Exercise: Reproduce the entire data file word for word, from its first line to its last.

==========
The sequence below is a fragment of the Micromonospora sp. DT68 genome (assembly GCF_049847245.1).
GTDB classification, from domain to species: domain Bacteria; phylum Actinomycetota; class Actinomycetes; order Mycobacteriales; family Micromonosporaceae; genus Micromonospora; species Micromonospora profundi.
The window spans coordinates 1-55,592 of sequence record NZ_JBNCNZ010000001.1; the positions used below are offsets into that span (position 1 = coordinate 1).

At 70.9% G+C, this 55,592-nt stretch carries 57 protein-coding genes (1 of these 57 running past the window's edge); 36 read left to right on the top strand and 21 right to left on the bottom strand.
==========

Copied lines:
The sequence below is a fragment of the Micromonospora sp. DT68 genome (assembly GCF_049847245.1).
GTDB classification, from domain to species: domain Bacteria; phylum Actinomycetota; class Actinomycetes; order Mycobacteriales; family Micromonosporaceae; genus Micromonospora; species Micromonospora profundi.
The window spans coordinates 1-55,592 of sequence record NZ_JBNCNZ010000001.1; the positions used below are offsets into that span (position 1 = coordinate 1).

At 70.9% G+C, this 55,592-nt stretch carries 57 protein-coding genes (1 of these 57 running past the window's edge); 36 read left to right on the top strand and 21 right to left on the bottom strand.